Doctors Diary 29th June 2015: From bomb sights to endoscopes
The popular annual Summer Exhibition at the Royal Society will this week be celebrating the life and achievements of Dr Harold Hopkins, an underappreciated genius of humble origins whose intuitive grasp of physics and mathematics were to have major practical applications in photography and television (the zoom lens) and the music industry (the CD laser disc) while also for good measure revolutionising the practice of surgery in virtually every medical discipline with two visionary (literally) innovations.
Born in 1918, the sixth son of an impoverished Leicester baker, Hopkins spent the war applying his exceptional mathematical gifts to redesigning the optics of bomb sights. This led on to an academic appointment at London's Imperial College and his first major contribution to medicine - prompted, if unusually, by a dinner party conversation with a fellow medical guest who expressed his frustration at being unable to thoroughly scrutinise the lining of the stomach. Hopkins speculated that thousands of glass fibres arranged in parallel should be able both to shine light round corners and transmit the image back upwards to be viewed by the observer. He spent three years on the project that would result in the fibreoptic endoscope with which Doctors now routinely inspect the dark inner recesses of every hollow organ in the body, stomach, small intestine, colon, lung and bladder with implications - both diagnostic and therapeutic - that require no elaboration.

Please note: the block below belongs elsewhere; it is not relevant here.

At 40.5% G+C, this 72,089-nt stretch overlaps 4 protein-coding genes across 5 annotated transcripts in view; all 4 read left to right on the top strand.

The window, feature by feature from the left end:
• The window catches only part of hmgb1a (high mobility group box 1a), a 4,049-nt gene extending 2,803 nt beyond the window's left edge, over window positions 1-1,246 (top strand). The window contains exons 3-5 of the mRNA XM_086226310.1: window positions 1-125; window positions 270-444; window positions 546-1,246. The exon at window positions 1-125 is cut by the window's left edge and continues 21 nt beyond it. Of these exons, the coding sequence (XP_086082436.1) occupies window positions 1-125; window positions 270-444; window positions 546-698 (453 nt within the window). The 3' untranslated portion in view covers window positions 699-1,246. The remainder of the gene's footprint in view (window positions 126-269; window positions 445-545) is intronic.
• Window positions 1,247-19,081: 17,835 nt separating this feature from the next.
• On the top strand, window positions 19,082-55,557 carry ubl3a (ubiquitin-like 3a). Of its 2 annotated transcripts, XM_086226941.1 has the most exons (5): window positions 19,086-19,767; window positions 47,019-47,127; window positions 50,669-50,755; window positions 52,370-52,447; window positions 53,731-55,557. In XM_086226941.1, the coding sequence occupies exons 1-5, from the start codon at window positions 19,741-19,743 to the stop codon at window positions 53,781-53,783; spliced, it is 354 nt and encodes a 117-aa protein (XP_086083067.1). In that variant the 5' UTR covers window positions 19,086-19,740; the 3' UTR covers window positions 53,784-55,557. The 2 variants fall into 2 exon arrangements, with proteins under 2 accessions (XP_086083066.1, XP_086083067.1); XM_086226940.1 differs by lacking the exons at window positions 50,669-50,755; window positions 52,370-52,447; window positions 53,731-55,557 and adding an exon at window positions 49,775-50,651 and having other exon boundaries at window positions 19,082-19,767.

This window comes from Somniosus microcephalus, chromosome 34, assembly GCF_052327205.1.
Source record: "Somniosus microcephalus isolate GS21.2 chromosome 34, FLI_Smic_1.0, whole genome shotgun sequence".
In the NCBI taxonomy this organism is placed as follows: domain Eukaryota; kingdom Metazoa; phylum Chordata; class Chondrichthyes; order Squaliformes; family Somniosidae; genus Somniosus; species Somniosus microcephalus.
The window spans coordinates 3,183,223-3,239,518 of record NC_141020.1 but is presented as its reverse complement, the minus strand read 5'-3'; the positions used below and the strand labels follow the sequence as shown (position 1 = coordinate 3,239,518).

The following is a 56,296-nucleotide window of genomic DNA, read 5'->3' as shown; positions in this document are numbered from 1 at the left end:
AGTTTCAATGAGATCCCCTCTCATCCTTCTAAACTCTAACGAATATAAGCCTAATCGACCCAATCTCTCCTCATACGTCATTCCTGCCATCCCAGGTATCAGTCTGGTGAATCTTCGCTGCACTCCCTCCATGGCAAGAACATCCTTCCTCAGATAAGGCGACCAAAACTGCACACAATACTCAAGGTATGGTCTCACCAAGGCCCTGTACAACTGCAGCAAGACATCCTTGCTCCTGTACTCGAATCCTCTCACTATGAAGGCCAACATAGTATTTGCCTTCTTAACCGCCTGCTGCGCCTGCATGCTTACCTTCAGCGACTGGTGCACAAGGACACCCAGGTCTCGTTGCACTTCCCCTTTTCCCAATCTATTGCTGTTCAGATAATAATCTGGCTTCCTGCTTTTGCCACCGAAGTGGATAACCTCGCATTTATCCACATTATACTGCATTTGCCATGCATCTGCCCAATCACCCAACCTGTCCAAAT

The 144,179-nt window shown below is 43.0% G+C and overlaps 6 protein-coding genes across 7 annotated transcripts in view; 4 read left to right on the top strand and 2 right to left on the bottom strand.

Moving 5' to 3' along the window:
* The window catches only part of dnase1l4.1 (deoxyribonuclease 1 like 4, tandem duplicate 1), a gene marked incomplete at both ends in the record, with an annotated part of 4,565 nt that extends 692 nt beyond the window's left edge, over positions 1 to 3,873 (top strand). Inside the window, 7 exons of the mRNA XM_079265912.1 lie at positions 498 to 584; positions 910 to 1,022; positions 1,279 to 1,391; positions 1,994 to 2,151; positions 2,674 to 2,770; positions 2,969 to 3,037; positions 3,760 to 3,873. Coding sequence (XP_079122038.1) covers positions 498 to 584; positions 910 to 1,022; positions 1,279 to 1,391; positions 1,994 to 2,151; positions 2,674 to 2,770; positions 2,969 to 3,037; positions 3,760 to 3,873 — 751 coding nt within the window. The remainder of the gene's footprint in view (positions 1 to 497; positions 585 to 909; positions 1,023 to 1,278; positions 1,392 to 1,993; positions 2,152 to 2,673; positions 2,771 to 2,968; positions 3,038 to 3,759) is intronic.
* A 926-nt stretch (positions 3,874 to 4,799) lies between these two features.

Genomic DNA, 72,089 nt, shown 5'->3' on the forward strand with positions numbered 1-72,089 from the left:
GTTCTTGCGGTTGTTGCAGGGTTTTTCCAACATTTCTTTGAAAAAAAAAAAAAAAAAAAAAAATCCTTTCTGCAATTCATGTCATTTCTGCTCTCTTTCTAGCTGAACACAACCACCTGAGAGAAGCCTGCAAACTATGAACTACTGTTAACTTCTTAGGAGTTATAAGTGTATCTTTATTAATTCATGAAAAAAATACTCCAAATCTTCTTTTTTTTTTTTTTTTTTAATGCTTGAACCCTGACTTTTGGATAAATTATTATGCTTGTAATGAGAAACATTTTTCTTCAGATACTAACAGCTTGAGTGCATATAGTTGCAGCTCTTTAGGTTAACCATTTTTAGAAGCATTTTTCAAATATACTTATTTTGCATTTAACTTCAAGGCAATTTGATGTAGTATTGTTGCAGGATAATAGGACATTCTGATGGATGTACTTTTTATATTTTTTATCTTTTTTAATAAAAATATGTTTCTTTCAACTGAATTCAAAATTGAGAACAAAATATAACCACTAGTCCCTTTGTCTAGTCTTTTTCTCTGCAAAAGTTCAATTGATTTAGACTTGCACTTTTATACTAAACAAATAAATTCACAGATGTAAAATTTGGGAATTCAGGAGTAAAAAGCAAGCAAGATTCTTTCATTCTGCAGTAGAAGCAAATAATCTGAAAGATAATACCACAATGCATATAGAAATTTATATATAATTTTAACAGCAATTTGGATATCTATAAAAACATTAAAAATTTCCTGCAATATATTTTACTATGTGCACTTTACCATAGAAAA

Five years later Hopkins would trump this achievement with another yet more important that would dispense with the need for major surgery for many conditions in favour of the now familiar 'key-hole' operation where surgeons can, with minimal trauma to their patients, remove gall bladders and kidneys, excise tumours of the colon, repair injured joints, collect eggs for in vitro fertilisation and vastly more besides. This technique, the most important development in surgery since the introduction of anaesthesia, is entirely predicated on Hopkins' redesign of the optics of the rigid endoscope through which these procedures are performed, increasing the power of illumination 80-fold - equivalent to a bright, clear, sunny day.
Hopkins' innovative legacy in these several fields is probably unparalleled and might reasonably be thought to merit a statue in Trafalgar Square. But during his lifetime - he died just over twenty years ago - he received no official recognition. He is thus (again literally) a visionary without honour in his own country, an oversight that the recently formed Harold Hopkins Society is seeking to correct.
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2013 Harold Hopkins Anniversary Committee